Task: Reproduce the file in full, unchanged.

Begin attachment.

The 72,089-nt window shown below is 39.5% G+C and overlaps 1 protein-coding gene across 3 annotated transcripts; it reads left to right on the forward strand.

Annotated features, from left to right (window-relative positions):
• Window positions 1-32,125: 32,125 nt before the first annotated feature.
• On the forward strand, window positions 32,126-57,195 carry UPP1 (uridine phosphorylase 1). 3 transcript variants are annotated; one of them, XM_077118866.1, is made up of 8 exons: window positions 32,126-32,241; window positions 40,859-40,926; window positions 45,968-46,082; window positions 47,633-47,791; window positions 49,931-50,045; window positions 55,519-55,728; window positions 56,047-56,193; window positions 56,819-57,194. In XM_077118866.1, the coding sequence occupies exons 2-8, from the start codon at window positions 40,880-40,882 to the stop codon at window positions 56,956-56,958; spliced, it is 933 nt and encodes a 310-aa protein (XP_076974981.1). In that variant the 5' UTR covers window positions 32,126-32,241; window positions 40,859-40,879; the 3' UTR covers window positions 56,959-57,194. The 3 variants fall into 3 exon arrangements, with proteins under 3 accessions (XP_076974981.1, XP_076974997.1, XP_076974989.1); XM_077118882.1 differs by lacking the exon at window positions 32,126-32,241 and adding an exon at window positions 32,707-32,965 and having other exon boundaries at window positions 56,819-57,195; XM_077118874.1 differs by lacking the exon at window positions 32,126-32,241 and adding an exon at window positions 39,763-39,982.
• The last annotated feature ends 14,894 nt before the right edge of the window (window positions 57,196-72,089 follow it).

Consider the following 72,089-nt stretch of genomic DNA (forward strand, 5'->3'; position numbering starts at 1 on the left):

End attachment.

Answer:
The 72,089-nt window shown below is 39.5% G+C and overlaps 1 protein-coding gene across 3 annotated transcripts; it reads left to right on the forward strand.

Annotated features, from left to right (window-relative positions):
• Window positions 1-32,125: 32,125 nt before the first annotated feature.
• On the forward strand, window positions 32,126-57,195 carry UPP1 (uridine phosphorylase 1). 3 transcript variants are annotated; one of them, XM_077118866.1, is made up of 8 exons: window positions 32,126-32,241; window positions 40,859-40,926; window positions 45,968-46,082; window positions 47,633-47,791; window positions 49,931-50,045; window positions 55,519-55,728; window positions 56,047-56,193; window positions 56,819-57,194. In XM_077118866.1, the coding sequence occupies exons 2-8, from the start codon at window positions 40,880-40,882 to the stop codon at window positions 56,956-56,958; spliced, it is 933 nt and encodes a 310-aa protein (XP_076974981.1). In that variant the 5' UTR covers window positions 32,126-32,241; window positions 40,859-40,879; the 3' UTR covers window positions 56,959-57,194. The 3 variants fall into 3 exon arrangements, with proteins under 3 accessions (XP_076974981.1, XP_076974997.1, XP_076974989.1); XM_077118882.1 differs by lacking the exon at window positions 32,126-32,241 and adding an exon at window positions 32,707-32,965 and having other exon boundaries at window positions 56,819-57,195; XM_077118874.1 differs by lacking the exon at window positions 32,126-32,241 and adding an exon at window positions 39,763-39,982.
• The last annotated feature ends 14,894 nt before the right edge of the window (window positions 57,196-72,089 follow it).

Consider the following 72,089-nt stretch of genomic DNA (forward strand, 5'->3'; position numbering starts at 1 on the left):